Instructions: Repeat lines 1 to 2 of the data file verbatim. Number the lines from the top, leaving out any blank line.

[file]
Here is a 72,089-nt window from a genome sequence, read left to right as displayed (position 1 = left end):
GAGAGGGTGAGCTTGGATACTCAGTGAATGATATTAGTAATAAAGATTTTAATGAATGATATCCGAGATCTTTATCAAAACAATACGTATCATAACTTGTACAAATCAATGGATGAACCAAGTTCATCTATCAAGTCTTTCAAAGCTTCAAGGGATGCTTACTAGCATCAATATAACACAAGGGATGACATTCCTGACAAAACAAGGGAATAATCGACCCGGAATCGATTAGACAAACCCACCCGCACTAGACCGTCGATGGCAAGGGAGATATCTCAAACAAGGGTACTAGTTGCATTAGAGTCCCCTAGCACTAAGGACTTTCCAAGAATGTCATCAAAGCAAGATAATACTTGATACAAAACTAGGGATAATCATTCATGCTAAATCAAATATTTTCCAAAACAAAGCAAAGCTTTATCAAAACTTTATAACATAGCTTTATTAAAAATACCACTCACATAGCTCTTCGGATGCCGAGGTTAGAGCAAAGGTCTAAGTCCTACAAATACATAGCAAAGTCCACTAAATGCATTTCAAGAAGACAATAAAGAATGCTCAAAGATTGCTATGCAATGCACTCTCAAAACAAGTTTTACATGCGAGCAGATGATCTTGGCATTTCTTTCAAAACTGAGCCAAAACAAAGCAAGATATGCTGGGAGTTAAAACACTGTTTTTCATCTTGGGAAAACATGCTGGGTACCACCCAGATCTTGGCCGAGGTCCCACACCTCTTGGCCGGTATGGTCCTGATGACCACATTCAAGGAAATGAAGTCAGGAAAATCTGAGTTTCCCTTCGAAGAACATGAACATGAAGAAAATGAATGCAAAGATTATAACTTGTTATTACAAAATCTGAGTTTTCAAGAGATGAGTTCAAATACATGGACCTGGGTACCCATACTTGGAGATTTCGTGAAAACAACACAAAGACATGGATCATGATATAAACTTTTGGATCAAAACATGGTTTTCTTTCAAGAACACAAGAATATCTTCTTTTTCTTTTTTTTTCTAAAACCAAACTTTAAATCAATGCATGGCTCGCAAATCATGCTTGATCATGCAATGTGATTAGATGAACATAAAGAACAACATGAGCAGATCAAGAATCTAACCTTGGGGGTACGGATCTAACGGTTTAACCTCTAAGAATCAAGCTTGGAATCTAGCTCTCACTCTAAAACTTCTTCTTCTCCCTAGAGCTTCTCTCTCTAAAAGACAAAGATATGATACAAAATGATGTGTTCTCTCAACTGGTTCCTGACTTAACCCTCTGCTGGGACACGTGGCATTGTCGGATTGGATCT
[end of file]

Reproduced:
Here is a 72,089-nt window from a genome sequence, read left to right as displayed (position 1 = left end):
GAGAGGGTGAGCTTGGATACTCAGTGAATGATATTAGTAATAAAGATTTTAATGAATGATATCCGAGATCTTTATCAAAACAATACGTATCATAACTTGTACAAATCAATGGATGAACCAAGTTCATCTATCAAGTCTTTCAAAGCTTCAAGGGATGCTTACTAGCATCAATATAACACAAGGGATGACATTCCTGACAAAACAAGGGAATAATCGACCCGGAATCGATTAGACAAACCCACCCGCACTAGACCGTCGATGGCAAGGGAGATATCTCAAACAAGGGTACTAGTTGCATTAGAGTCCCCTAGCACTAAGGACTTTCCAAGAATGTCATCAAAGCAAGATAATACTTGATACAAAACTAGGGATAATCATTCATGCTAAATCAAATATTTTCCAAAACAAAGCAAAGCTTTATCAAAACTTTATAACATAGCTTTATTAAAAATACCACTCACATAGCTCTTCGGATGCCGAGGTTAGAGCAAAGGTCTAAGTCCTACAAATACATAGCAAAGTCCACTAAATGCATTTCAAGAAGACAATAAAGAATGCTCAAAGATTGCTATGCAATGCACTCTCAAAACAAGTTTTACATGCGAGCAGATGATCTTGGCATTTCTTTCAAAACTGAGCCAAAACAAAGCAAGATATGCTGGGAGTTAAAACACTGTTTTTCATCTTGGGAAAACATGCTGGGTACCACCCAGATCTTGGCCGAGGTCCCACACCTCTTGGCCGGTATGGTCCTGATGACCACATTCAAGGAAATGAAGTCAGGAAAATCTGAGTTTCCCTTCGAAGAACATGAACATGAAGAAAATGAATGCAAAGATTATAACTTGTTATTACAAAATCTGAGTTTTCAAGAGATGAGTTCAAATACATGGACCTGGGTACCCATACTTGGAGATTTCGTGAAAACAACACAAAGACATGGATCATGATATAAACTTTTGGATCAAAACATGGTTTTCTTTCAAGAACACAAGAATATCTTCTTTTTCTTTTTTTTTCTAAAACCAAACTTTAAATCAATGCATGGCTCGCAAATCATGCTTGATCATGCAATGTGATTAGATGAACATAAAGAACAACATGAGCAGATCAAGAATCTAACCTTGGGGGTACGGATCTAACGGTTTAACCTCTAAGAATCAAGCTTGGAATCTAGCTCTCACTCTAAAACTTCTTCTTCTCCCTAGAGCTTCTCTCTCTAAAAGACAAAGATATGATACAAAATGATGTGTTCTCTCAACTGGTTCCTGACTTAACCCTCTGCTGGGACACGTGGCATTGTCGGATTGGATCT